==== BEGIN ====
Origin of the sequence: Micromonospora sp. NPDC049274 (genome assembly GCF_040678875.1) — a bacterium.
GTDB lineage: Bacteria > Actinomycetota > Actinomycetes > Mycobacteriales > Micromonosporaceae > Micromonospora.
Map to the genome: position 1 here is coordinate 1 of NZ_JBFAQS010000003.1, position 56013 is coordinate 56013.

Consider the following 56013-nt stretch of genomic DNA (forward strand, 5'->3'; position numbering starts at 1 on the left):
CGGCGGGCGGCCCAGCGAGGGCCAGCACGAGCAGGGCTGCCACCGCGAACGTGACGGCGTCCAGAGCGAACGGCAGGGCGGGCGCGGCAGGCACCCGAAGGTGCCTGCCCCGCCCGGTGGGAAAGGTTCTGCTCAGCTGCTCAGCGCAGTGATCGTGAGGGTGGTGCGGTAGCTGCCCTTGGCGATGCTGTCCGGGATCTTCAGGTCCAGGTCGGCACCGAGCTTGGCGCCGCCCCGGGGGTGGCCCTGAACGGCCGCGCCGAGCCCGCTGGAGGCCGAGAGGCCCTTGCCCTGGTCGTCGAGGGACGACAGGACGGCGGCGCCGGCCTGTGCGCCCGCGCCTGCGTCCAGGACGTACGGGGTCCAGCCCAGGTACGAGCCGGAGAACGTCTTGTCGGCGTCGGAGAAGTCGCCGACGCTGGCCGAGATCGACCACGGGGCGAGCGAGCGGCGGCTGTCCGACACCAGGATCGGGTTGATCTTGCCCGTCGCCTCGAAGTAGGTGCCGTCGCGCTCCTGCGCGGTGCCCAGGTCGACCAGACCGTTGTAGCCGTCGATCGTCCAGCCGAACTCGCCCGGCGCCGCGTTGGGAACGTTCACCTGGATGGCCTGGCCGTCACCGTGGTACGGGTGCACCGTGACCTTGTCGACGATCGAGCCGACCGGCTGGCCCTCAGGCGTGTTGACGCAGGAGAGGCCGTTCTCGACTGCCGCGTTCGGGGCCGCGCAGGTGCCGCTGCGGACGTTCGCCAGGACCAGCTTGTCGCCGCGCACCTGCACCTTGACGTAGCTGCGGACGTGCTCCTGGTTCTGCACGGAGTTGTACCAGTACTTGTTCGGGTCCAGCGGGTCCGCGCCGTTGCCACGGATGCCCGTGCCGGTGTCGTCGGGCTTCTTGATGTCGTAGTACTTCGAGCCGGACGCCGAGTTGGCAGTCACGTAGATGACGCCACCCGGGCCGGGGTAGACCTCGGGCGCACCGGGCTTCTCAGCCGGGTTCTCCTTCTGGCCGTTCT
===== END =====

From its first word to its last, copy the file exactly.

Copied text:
Origin of the sequence: Micromonospora sp. NPDC049274 (genome assembly GCF_040678875.1) — a bacterium.
GTDB lineage: Bacteria > Actinomycetota > Actinomycetes > Mycobacteriales > Micromonosporaceae > Micromonospora.
Map to the genome: position 1 here is coordinate 1 of NZ_JBFAQS010000003.1, position 56013 is coordinate 56013.

Consider the following 56013-nt stretch of genomic DNA (forward strand, 5'->3'; position numbering starts at 1 on the left):
CGGCGGGCGGCCCAGCGAGGGCCAGCACGAGCAGGGCTGCCACCGCGAACGTGACGGCGTCCAGAGCGAACGGCAGGGCGGGCGCGGCAGGCACCCGAAGGTGCCTGCCCCGCCCGGTGGGAAAGGTTCTGCTCAGCTGCTCAGCGCAGTGATCGTGAGGGTGGTGCGGTAGCTGCCCTTGGCGATGCTGTCCGGGATCTTCAGGTCCAGGTCGGCACCGAGCTTGGCGCCGCCCCGGGGGTGGCCCTGAACGGCCGCGCCGAGCCCGCTGGAGGCCGAGAGGCCCTTGCCCTGGTCGTCGAGGGACGACAGGACGGCGGCGCCGGCCTGTGCGCCCGCGCCTGCGTCCAGGACGTACGGGGTCCAGCCCAGGTACGAGCCGGAGAACGTCTTGTCGGCGTCGGAGAAGTCGCCGACGCTGGCCGAGATCGACCACGGGGCGAGCGAGCGGCGGCTGTCCGACACCAGGATCGGGTTGATCTTGCCCGTCGCCTCGAAGTAGGTGCCGTCGCGCTCCTGCGCGGTGCCCAGGTCGACCAGACCGTTGTAGCCGTCGATCGTCCAGCCGAACTCGCCCGGCGCCGCGTTGGGAACGTTCACCTGGATGGCCTGGCCGTCACCGTGGTACGGGTGCACCGTGACCTTGTCGACGATCGAGCCGACCGGCTGGCCCTCAGGCGTGTTGACGCAGGAGAGGCCGTTCTCGACTGCCGCGTTCGGGGCCGCGCAGGTGCCGCTGCGGACGTTCGCCAGGACCAGCTTGTCGCCGCGCACCTGCACCTTGACGTAGCTGCGGACGTGCTCCTGGTTCTGCACGGAGTTGTACCAGTACTTGTTCGGGTCCAGCGGGTCCGCGCCGTTGCCACGGATGCCCGTGCCGGTGTCGTCGGGCTTCTTGATGTCGTAGTACTTCGAGCCGGACGCCGAGTTGGCAGTCACGTAGATGACGCCACCCGGGCCGGGGTAGACCTCGGGCGCACCGGGCTTCTCAGCCGGGTTCTCCTTCTGGCCGTTCT